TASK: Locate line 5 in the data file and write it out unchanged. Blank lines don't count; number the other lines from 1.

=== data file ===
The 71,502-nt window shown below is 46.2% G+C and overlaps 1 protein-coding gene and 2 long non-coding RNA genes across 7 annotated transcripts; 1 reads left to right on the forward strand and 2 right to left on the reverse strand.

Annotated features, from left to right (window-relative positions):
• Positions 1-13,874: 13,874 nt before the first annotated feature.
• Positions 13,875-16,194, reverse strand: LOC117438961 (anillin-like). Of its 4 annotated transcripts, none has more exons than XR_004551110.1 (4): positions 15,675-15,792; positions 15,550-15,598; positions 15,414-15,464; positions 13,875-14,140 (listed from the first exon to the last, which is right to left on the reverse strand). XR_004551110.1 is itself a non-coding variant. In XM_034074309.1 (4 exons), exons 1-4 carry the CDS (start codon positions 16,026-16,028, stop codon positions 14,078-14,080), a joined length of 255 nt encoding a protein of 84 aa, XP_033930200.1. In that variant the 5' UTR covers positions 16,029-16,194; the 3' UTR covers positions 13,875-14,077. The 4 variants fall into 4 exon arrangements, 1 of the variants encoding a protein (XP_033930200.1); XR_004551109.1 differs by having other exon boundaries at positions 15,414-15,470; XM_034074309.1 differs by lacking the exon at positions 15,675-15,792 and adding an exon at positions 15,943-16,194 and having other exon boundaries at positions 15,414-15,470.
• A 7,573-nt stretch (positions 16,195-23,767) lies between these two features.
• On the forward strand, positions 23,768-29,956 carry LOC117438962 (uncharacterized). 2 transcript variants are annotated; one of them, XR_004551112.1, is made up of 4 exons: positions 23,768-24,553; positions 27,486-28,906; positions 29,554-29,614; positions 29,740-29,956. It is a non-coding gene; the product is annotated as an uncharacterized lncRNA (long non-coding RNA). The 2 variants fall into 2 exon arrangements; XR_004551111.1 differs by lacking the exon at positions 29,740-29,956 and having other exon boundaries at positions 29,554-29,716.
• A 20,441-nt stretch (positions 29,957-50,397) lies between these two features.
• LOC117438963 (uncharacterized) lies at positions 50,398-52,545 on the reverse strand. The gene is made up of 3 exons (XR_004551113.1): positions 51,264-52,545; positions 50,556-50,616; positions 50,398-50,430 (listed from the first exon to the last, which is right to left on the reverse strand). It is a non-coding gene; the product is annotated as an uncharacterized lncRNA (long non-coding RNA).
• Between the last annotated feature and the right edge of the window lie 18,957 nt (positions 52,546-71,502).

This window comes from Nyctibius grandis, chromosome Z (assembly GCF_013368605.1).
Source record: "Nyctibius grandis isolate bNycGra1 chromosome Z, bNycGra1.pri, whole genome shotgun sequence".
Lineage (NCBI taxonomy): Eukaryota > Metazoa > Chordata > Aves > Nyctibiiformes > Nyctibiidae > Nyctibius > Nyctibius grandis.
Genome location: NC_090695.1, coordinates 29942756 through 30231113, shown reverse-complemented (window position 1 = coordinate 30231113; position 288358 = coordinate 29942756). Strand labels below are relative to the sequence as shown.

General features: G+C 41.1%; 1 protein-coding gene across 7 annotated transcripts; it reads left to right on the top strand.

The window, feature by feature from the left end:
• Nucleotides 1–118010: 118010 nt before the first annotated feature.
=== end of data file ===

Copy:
• A 7,573-nt stretch (positions 16,195-23,767) lies between these two features.